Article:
Bills recently signed into law in two states expand medical marijuana access, further nullifying federal prohibition in practice.
Last week, Connecticut Gov. Dannel Malloy signed House Bill 5450 (HB5450). The new law will effectively expand access to medical marijuana to hospitalized patients. NORML Deputy Director Paul Armentano reported that the legislation will “protect nurses who administer medical marijuana to qualified patients in hospital settings from any criminal, civil, or disciplinary action. Other provisions in the bill expand the pool of patients eligible for cannabis therapy to include those under the age of 18, and seek to establish a state-sponsored research program.”
Maine Gov. Paul LePage recently signed similar legislation into law. LD726 “protects hospital administrators and staff from criminal or civil liability if they permit qualified patients access to non-inhaled preparations of medical marijuana in hospitals. Under the law, patients would not necessarily be provided or administered medical marijuana by hospital staff, but could be provided cannabis products by third parties.” The Maine law also establishes licensing protocols for marijuana testing facilities, along with labeling of medicinal cannabis products.
Connecticut and Maine are the first states to explicitly provide immunity to hospitals that permit patients to medicate with cannabis, according to Armentano.
The expansion of medical marijuana access in these two states illustrate how one step leads to another. When states remove a lawyer of law, it incentivizes people to act. As markets develop, demand grows and that builds pressure to relax laws further. Legalization creates a sort of economic feedback loop that moves things progressively further down the road.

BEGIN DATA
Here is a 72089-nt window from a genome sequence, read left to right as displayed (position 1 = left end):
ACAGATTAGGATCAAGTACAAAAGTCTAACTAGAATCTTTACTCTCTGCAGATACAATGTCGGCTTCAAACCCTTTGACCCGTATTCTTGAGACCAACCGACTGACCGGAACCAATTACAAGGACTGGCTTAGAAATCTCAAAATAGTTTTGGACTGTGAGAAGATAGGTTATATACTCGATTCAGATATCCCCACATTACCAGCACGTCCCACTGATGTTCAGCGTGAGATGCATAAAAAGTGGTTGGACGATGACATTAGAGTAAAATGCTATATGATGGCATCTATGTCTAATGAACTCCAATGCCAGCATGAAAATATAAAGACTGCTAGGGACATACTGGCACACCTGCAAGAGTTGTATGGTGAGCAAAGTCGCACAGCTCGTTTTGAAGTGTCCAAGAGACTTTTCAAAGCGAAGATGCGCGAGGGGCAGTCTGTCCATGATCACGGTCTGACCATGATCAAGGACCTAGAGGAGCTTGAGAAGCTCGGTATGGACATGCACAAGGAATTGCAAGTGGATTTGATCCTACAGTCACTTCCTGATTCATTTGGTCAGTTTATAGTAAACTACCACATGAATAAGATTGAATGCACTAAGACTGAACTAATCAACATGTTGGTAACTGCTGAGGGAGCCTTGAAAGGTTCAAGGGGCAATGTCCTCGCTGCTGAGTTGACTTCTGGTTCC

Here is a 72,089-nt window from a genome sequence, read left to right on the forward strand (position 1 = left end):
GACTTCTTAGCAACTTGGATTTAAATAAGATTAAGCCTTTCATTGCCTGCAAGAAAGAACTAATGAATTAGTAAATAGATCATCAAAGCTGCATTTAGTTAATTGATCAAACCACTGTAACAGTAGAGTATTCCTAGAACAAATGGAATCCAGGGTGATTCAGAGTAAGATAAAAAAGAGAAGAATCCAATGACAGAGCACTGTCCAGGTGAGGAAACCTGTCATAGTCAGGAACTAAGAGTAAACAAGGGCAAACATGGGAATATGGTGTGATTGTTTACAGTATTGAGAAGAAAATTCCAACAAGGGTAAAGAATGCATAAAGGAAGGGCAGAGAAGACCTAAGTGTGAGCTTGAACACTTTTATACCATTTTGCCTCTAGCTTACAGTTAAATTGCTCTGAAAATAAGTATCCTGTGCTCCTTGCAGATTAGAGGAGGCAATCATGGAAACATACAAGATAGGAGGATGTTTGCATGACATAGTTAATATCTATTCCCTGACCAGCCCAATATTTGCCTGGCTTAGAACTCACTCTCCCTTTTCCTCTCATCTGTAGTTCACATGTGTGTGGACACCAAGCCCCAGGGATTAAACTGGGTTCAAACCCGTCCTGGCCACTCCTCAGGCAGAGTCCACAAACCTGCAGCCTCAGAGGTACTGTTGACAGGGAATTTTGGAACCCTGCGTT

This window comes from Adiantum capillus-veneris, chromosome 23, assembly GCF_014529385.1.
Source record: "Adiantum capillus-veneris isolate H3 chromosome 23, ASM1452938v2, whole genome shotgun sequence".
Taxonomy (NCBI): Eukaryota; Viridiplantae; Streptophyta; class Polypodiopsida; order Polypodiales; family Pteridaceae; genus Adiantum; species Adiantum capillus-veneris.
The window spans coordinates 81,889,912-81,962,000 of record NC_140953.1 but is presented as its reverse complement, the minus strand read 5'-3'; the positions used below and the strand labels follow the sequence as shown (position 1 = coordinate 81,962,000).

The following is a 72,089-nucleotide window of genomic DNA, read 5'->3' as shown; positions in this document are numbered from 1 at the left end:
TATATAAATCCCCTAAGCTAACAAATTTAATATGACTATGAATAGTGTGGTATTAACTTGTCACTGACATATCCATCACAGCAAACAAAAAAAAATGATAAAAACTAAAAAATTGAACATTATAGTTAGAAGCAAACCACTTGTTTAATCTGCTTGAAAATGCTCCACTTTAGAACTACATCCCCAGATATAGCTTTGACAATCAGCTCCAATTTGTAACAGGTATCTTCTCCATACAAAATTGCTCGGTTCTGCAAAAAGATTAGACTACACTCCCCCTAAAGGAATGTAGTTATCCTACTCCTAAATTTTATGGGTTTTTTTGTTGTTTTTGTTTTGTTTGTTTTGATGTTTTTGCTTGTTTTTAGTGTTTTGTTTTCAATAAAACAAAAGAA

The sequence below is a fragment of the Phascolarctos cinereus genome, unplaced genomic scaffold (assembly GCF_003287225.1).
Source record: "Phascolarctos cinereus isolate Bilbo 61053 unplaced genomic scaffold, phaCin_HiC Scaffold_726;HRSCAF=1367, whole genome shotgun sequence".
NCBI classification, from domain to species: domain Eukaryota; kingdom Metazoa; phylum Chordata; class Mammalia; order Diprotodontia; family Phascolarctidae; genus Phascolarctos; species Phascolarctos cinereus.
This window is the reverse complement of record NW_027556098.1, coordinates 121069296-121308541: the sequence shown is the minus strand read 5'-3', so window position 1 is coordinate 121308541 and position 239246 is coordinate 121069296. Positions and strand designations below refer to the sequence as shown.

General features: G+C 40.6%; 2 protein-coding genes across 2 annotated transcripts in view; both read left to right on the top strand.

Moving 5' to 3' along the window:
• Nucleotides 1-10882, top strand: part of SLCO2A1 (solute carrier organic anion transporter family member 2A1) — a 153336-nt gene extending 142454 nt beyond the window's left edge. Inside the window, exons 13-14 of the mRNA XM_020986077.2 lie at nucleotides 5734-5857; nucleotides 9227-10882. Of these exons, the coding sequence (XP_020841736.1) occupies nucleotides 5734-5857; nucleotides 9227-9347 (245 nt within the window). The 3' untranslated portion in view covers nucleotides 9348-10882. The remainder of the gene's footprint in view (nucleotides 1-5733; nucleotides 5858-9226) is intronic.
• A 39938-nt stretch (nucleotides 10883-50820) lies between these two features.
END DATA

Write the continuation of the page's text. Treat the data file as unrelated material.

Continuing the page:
EFFECT ON FEDERAL PROHIBITION
These two new laws will serve to further nullify federal prohibition in effect. Medial marijuana programs in Connecticut and Maine remove one layer of laws prohibiting the possession and use of marijuana, but federal prohibition remains in place.
Of course, the federal government lacks any constitutional authority to ban or regulate marijuana within the borders of a state, despite the opinion of the politically connected lawyers on the Supreme Court. If you doubt this, ask yourself why it took a constitutional amendment to institute federal alcohol prohibition.
While state law does not alter federal law, it takes a step toward nullifying in effect the federal ban. FBI statistics show that law enforcement makes approximately 99 of 100 marijuana arrests under state, not federal law. By easing state prohibition, Louisiana essentially sweeps away part of the basis for 99 percent of marijuana arrests.
Furthermore, figures indicate it would take 40 percent of the DEA’s yearly-budget just to investigate and raid all of the dispensaries in Los Angeles – a single city in a single state. That doesn’t include the cost of prosecution. The lesson? The feds lack the resources to enforce marijuana prohibition without state assistance.
Connecticut and Maine are among a growing number of states simply ignoring federal prohibition. Colorado, Washington state and Alaska have all legalized both recreational and medical marijuana, and more than two-dozen states now allow cannabis for medical use. With nearly half the country legalizing marijuana, the feds find themselves in a position where they simply can’t enforce prohibition any more. The feds need state cooperation to fight the “drug war,” and that has rapidly evaporated in the last few years with state legalization, practically nullifying the ban.
“The lesson here is pretty straight forward. When enough people say, ‘No!’ to the federal government, and enough states pass laws backing those people up, there’s not much the feds can do to shove their so-called laws, regulations or mandates down our throats,” Tenth Amendment Center founder and executive director Michael Boldin said.
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